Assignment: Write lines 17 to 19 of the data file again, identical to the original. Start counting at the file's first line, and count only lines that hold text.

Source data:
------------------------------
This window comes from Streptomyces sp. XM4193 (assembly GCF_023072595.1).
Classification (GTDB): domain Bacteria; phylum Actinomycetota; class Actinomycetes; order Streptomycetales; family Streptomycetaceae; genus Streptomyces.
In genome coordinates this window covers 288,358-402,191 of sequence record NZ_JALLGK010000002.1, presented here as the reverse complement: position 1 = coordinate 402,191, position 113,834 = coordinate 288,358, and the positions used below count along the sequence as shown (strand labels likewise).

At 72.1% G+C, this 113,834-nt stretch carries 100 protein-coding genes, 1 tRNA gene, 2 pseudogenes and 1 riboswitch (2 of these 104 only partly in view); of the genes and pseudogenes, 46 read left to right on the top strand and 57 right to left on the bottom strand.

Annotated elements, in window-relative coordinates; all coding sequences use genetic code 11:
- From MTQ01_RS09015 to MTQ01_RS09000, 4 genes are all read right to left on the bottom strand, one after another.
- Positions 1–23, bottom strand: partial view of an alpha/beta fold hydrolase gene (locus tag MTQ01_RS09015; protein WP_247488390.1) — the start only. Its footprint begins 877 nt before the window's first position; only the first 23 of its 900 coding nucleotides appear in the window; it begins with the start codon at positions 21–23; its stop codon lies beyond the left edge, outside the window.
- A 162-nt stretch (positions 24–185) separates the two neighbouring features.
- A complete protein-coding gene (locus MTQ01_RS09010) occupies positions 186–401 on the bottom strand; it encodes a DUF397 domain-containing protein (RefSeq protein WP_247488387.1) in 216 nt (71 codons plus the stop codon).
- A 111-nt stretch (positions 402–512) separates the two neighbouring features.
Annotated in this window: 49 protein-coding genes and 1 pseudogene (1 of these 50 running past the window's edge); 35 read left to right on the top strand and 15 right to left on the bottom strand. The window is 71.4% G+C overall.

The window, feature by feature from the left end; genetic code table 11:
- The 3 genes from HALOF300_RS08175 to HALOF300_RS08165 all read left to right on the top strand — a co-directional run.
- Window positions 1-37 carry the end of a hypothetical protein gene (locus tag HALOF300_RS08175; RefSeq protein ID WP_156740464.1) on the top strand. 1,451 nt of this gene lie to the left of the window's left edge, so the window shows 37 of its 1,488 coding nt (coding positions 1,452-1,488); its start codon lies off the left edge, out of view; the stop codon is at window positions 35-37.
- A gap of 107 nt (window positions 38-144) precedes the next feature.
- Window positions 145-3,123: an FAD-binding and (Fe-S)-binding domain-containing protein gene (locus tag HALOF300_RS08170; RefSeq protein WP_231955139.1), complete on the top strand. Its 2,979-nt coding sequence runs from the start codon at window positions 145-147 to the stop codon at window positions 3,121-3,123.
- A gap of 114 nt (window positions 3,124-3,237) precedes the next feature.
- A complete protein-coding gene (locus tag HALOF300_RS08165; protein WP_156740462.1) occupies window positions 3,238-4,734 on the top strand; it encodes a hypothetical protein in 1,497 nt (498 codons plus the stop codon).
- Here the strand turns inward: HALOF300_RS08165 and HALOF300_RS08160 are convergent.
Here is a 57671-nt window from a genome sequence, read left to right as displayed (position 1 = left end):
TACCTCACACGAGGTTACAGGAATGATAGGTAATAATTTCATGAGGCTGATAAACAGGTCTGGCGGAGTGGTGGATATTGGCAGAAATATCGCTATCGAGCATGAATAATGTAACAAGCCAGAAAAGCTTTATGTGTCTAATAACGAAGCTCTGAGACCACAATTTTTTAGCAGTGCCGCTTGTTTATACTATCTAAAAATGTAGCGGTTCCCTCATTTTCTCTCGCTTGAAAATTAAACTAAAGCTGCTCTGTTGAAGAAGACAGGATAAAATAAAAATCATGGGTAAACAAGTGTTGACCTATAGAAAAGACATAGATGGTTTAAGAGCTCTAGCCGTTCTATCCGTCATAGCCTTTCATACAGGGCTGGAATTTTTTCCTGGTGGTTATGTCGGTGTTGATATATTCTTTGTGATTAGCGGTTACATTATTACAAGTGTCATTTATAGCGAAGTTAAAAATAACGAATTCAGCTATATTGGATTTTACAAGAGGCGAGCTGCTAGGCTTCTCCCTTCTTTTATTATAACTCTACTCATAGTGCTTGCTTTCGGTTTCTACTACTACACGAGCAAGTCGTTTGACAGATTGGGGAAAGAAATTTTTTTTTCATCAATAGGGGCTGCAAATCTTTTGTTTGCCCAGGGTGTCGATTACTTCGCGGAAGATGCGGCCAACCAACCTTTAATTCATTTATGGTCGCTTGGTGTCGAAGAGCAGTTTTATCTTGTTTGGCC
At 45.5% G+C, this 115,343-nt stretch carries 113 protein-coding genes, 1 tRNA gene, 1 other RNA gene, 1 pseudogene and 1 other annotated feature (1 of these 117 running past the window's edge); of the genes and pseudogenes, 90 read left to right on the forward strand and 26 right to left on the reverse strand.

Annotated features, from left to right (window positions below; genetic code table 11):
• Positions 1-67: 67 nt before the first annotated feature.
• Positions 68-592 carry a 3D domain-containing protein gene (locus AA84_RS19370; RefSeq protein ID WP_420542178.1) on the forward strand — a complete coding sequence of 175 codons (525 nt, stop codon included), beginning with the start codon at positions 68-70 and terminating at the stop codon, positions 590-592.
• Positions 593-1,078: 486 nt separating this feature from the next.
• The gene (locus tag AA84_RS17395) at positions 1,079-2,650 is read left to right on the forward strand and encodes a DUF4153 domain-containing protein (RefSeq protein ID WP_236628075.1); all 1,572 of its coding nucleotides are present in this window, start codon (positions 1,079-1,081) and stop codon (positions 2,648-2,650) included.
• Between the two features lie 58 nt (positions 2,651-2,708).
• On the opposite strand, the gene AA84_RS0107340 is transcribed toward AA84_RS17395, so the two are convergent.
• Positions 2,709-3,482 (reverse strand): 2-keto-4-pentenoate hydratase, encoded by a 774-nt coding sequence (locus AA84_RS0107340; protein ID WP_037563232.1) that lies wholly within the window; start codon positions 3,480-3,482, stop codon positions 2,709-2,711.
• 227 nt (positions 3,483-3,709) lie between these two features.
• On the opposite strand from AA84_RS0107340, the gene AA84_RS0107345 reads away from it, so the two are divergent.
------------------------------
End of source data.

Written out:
- A gap of 114 nt (window positions 3,124-3,237) precedes the next feature.
- A complete protein-coding gene (locus tag HALOF300_RS08165; protein WP_156740462.1) occupies window positions 3,238-4,734 on the top strand; it encodes a hypothetical protein in 1,497 nt (498 codons plus the stop codon).
- Here the strand turns inward: HALOF300_RS08165 and HALOF300_RS08160 are convergent.